In a shocking and a shameful incident, on October 12, Shiv Sainik activists smeared black paint on Sudheendra Kulkarni's face to protest against the book launch of "Neither a Hawk, nor a Dove" by Khurshid Mahmud Kasuri, the former foreign minister of Pakistan. The reason Kulkarni was attacked was because he was the organiser of the event.
Kasuri was a close confidante of former Pakistan President General Musharraf, and one of the main architects of initiating the peace process with India. It would have been a great opportunity for people of Mumbai to have heard his side of the story, and also it would have given an opportunity to interact with him, to understand, as to why the Indo-Pak relations, despite several attempts made by both the countries to better the relations, continues to be plagued by mistrust and animosity.
Although, I don't want to take up cudgels with the 'desh premi' Shiv Sainiks, as they are entitled to hold on to their views, but taking the law into their own hands is highly condemnable, as it is against the right of freedom of speech, which is one of our core values. In a bizarre reaction to the incident, the Shiv Sena spokesman Sanjay Raut, instead of showing any remorse, said that the "The ink attack on Kulkarni is a mild reaction from Sena, this is not ink but the blood of our soldiers."
Further, muzzling of views, especially those of the writers, will prove to be counterproductive. As expected, Kulkarni, who will also be moderating the discussions during the book launch, has made a statement that he will not be cowed down by such pressure tactics, and will go ahead with the book launch.
Sadly, this incident came in the wake of the cancellation of legendary Ghazal Singer Ghulam Ali's programme in Mumbai and Pune due to threats from the same organisation. In the past, the Shiv Sainiks had got away by attacking journalists, TV studios, and all others who held contrarian views and did not subscribe to their ideology. As this organisation enjoys goodwill and support from a large constituency in the Maratha belt, the successive governments in Maharashtra, be it UPA led government, and now the NDA government, have been hesitant to rein in this group, because of "vote bank' politics. The ineffectual governments have only managed to embolden these groups in all their subversive activities.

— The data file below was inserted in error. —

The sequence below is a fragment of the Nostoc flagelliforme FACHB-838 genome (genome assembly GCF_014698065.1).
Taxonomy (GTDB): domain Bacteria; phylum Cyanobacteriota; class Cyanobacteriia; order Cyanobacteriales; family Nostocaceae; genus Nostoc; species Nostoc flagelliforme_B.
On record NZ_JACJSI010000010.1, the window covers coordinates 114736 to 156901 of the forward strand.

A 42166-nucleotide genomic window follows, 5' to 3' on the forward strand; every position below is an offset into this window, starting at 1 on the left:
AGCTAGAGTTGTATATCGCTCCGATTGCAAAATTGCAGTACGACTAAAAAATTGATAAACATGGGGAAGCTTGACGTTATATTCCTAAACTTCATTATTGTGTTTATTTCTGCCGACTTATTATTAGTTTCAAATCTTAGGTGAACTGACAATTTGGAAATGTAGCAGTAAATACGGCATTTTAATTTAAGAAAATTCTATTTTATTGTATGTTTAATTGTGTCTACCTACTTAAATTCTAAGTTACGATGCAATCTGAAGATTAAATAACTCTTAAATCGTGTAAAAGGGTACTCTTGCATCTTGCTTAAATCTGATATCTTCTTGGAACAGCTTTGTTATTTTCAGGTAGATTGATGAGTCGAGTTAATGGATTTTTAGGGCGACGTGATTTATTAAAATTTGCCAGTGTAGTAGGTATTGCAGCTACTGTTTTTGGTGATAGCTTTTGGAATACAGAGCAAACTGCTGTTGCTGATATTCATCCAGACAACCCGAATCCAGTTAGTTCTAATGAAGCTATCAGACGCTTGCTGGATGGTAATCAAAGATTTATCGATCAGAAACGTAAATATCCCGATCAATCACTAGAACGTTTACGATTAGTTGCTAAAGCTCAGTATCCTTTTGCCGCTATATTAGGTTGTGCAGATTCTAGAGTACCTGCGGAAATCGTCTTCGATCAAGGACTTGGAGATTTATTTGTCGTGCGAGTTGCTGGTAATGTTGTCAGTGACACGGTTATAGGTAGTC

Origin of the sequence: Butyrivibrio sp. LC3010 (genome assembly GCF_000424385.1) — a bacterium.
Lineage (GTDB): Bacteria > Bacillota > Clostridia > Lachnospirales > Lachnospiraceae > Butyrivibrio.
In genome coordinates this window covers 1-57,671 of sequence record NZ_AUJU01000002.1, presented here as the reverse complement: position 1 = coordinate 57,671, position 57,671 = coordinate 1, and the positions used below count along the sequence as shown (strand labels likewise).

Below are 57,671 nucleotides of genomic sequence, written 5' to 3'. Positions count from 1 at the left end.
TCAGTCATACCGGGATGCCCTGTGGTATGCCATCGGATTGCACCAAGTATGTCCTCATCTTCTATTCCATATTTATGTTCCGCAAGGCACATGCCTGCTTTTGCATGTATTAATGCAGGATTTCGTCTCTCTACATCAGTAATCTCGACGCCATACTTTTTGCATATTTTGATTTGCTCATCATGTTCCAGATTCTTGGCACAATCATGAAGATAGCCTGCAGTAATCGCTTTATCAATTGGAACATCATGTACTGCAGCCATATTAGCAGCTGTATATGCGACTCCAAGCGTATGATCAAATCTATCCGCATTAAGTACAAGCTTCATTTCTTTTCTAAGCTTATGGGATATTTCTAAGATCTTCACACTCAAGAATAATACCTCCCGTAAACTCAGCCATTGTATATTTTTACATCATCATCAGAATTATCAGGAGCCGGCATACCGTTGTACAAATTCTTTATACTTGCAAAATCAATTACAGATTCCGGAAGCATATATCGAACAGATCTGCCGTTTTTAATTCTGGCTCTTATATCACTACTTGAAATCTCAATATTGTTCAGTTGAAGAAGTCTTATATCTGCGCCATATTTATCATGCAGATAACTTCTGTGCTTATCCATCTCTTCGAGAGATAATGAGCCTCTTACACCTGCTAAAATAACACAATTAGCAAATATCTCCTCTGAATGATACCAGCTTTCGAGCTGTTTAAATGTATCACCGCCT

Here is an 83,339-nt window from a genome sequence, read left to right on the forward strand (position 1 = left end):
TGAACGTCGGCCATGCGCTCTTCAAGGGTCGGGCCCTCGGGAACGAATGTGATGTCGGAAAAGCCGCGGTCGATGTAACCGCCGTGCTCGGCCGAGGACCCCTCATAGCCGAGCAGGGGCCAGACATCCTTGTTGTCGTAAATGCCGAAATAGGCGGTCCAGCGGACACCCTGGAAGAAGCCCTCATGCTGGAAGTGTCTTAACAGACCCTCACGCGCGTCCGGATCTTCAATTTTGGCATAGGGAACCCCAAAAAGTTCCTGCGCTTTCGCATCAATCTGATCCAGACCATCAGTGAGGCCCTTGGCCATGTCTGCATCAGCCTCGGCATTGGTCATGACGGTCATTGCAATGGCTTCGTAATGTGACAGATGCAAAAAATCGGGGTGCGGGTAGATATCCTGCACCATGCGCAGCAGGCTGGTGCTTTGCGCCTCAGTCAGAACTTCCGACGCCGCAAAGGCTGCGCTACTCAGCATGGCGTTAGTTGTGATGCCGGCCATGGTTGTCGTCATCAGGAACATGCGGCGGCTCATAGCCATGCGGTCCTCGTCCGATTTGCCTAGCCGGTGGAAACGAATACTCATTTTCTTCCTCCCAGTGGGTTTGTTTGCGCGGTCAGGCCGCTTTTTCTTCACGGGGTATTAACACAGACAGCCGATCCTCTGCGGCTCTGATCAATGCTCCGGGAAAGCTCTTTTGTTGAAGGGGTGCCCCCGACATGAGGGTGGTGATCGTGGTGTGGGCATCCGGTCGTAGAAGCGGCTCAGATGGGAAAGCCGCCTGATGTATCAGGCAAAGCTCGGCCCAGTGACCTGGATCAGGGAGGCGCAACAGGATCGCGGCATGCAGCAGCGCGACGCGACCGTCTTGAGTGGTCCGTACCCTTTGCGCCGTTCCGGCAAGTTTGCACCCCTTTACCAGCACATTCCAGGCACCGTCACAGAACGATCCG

In an Op Ed in New York Times, the writer says, "The attacks in India should not be seen as a problem limited to secular writers or liberal thinkers. They should be recognized as an attack on the heart of what constitutes a democracy -- and that concerns everyone who values the idea of India as it was conceived and as it is believed, rather than an India imagined through the eyes of religious zealots.."
We shudder to see India from the eyes of zealots like Azam Khan, Owaisi, Sakshi Maharaj, Sangeet Som, Sadhvi Pragya, Shiv Sainiks and their ilk. Fortunately their numbers are inconsequential compared to the great country country that is India. India has a millennia old history of tolerance and let not the rich social tapestry be destroyed by few radical elements.
It is high time that the middle class in India raise their voice against the growing intolerance in our society. If they remain mute spectators, the communal and radical elements, will only feel emboldened to launch more such attacks against all those people who don't subscribe to their ideology.
If we want to preserve the " unity and diversity" let us learn from what the The President of India, said in his recent speech: " diversity, tolerance and plurality of Indian civilization must be kept in mind and cannot be allowed to be wasted. "These core civilization values keep us together over the centuries. Many ancient civilizations have fallen. But that is right that aggression after the aggression, long foreign rule, the Indian civilization has survived because of its core civilizational values and we must keep that in mind. And if we keep those core values in mind, nothing can prevent our democracy to move".
The government, on its part, should no longer remain a mute spectator. The government should rein in all such elements, before they succeed in destroying the rich social tapestry of this great nation. It is preservation of this country that is important, and not clinging on to power.
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